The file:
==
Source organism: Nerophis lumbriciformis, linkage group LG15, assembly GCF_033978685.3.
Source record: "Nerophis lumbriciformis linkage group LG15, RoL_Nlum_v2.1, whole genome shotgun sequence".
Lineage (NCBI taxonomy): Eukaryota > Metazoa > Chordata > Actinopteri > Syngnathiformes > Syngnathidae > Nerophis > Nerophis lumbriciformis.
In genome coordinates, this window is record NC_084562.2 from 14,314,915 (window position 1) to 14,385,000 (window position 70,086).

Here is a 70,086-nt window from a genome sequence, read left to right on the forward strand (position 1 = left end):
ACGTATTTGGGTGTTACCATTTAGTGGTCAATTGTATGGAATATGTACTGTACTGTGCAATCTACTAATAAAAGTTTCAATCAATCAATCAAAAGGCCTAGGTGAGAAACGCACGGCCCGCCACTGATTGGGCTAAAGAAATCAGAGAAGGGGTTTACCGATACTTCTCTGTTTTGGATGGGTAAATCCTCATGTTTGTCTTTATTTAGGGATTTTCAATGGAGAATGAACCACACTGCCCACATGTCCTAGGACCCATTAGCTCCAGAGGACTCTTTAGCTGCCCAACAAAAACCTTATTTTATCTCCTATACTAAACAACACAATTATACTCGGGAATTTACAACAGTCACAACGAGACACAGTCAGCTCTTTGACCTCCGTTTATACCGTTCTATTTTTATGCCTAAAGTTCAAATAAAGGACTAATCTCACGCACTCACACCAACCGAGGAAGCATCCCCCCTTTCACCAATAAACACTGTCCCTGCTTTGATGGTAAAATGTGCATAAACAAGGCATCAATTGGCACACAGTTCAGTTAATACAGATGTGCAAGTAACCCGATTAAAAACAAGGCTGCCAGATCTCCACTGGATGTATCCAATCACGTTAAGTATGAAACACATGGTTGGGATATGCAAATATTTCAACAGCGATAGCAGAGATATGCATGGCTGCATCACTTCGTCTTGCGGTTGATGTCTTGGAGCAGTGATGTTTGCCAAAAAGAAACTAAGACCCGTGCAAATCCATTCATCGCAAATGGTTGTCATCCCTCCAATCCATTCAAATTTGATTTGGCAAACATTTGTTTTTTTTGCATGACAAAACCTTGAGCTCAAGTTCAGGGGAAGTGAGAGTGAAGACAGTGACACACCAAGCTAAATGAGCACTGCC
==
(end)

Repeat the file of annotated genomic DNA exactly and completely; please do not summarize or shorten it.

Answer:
Source organism: Nerophis lumbriciformis, linkage group LG15, assembly GCF_033978685.3.
Source record: "Nerophis lumbriciformis linkage group LG15, RoL_Nlum_v2.1, whole genome shotgun sequence".
Lineage (NCBI taxonomy): Eukaryota > Metazoa > Chordata > Actinopteri > Syngnathiformes > Syngnathidae > Nerophis > Nerophis lumbriciformis.
In genome coordinates, this window is record NC_084562.2 from 14,314,915 (window position 1) to 14,385,000 (window position 70,086).

Here is a 70,086-nt window from a genome sequence, read left to right on the forward strand (position 1 = left end):
ACGTATTTGGGTGTTACCATTTAGTGGTCAATTGTATGGAATATGTACTGTACTGTGCAATCTACTAATAAAAGTTTCAATCAATCAATCAAAAGGCCTAGGTGAGAAACGCACGGCCCGCCACTGATTGGGCTAAAGAAATCAGAGAAGGGGTTTACCGATACTTCTCTGTTTTGGATGGGTAAATCCTCATGTTTGTCTTTATTTAGGGATTTTCAATGGAGAATGAACCACACTGCCCACATGTCCTAGGACCCATTAGCTCCAGAGGACTCTTTAGCTGCCCAACAAAAACCTTATTTTATCTCCTATACTAAACAACACAATTATACTCGGGAATTTACAACAGTCACAACGAGACACAGTCAGCTCTTTGACCTCCGTTTATACCGTTCTATTTTTATGCCTAAAGTTCAAATAAAGGACTAATCTCACGCACTCACACCAACCGAGGAAGCATCCCCCCTTTCACCAATAAACACTGTCCCTGCTTTGATGGTAAAATGTGCATAAACAAGGCATCAATTGGCACACAGTTCAGTTAATACAGATGTGCAAGTAACCCGATTAAAAACAAGGCTGCCAGATCTCCACTGGATGTATCCAATCACGTTAAGTATGAAACACATGGTTGGGATATGCAAATATTTCAACAGCGATAGCAGAGATATGCATGGCTGCATCACTTCGTCTTGCGGTTGATGTCTTGGAGCAGTGATGTTTGCCAAAAAGAAACTAAGACCCGTGCAAATCCATTCATCGCAAATGGTTGTCATCCCTCCAATCCATTCAAATTTGATTTGGCAAACATTTGTTTTTTTTGCATGACAAAACCTTGAGCTCAAGTTCAGGGGAAGTGAGAGTGAAGACAGTGACACACCAAGCTAAATGAGCACTGCC